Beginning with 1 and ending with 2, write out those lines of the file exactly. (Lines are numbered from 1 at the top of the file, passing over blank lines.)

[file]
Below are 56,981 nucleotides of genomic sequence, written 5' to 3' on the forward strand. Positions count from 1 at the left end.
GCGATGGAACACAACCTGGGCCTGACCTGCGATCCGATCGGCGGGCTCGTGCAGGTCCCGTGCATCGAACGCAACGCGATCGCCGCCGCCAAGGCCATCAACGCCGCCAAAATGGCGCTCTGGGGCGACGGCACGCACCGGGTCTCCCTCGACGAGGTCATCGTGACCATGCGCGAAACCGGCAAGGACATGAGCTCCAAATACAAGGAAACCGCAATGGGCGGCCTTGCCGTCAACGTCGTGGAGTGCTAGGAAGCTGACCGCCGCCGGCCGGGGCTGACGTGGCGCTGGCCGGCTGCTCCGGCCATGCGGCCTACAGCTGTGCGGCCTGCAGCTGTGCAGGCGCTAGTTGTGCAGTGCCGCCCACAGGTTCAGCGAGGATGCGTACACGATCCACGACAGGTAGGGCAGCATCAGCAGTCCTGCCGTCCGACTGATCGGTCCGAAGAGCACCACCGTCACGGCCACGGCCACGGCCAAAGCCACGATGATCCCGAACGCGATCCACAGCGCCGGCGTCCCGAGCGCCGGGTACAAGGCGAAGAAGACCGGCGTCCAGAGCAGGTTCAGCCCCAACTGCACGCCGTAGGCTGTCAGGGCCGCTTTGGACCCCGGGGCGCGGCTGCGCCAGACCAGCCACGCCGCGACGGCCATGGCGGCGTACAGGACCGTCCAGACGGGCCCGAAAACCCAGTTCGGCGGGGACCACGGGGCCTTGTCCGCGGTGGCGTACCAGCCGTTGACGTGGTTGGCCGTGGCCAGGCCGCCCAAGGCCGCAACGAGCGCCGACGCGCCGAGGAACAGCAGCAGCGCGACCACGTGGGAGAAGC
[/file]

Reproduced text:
Below are 56,981 nucleotides of genomic sequence, written 5' to 3' on the forward strand. Positions count from 1 at the left end.
GCGATGGAACACAACCTGGGCCTGACCTGCGATCCGATCGGCGGGCTCGTGCAGGTCCCGTGCATCGAACGCAACGCGATCGCCGCCGCCAAGGCCATCAACGCCGCCAAAATGGCGCTCTGGGGCGACGGCACGCACCGGGTCTCCCTCGACGAGGTCATCGTGACCATGCGCGAAACCGGCAAGGACATGAGCTCCAAATACAAGGAAACCGCAATGGGCGGCCTTGCCGTCAACGTCGTGGAGTGCTAGGAAGCTGACCGCCGCCGGCCGGGGCTGACGTGGCGCTGGCCGGCTGCTCCGGCCATGCGGCCTACAGCTGTGCGGCCTGCAGCTGTGCAGGCGCTAGTTGTGCAGTGCCGCCCACAGGTTCAGCGAGGATGCGTACACGATCCACGACAGGTAGGGCAGCATCAGCAGTCCTGCCGTCCGACTGATCGGTCCGAAGAGCACCACCGTCACGGCCACGGCCACGGCCAAAGCCACGATGATCCCGAACGCGATCCACAGCGCCGGCGTCCCGAGCGCCGGGTACAAGGCGAAGAAGACCGGCGTCCAGAGCAGGTTCAGCCCCAACTGCACGCCGTAGGCTGTCAGGGCCGCTTTGGACCCCGGGGCGCGGCTGCGCCAGACCAGCCACGCCGCGACGGCCATGGCGGCGTACAGGACCGTCCAGACGGGCCCGAAAACCCAGTTCGGCGGGGACCACGGGGCCTTGTCCGCGGTGGCGTACCAGCCGTTGACGTGGTTGGCCGTGGCCAGGCCGCCCAAGGCCGCAACGAGCGCCGACGCGCCGAGGAACAGCAGCAGCGCGACCACGTGGGAGAAGC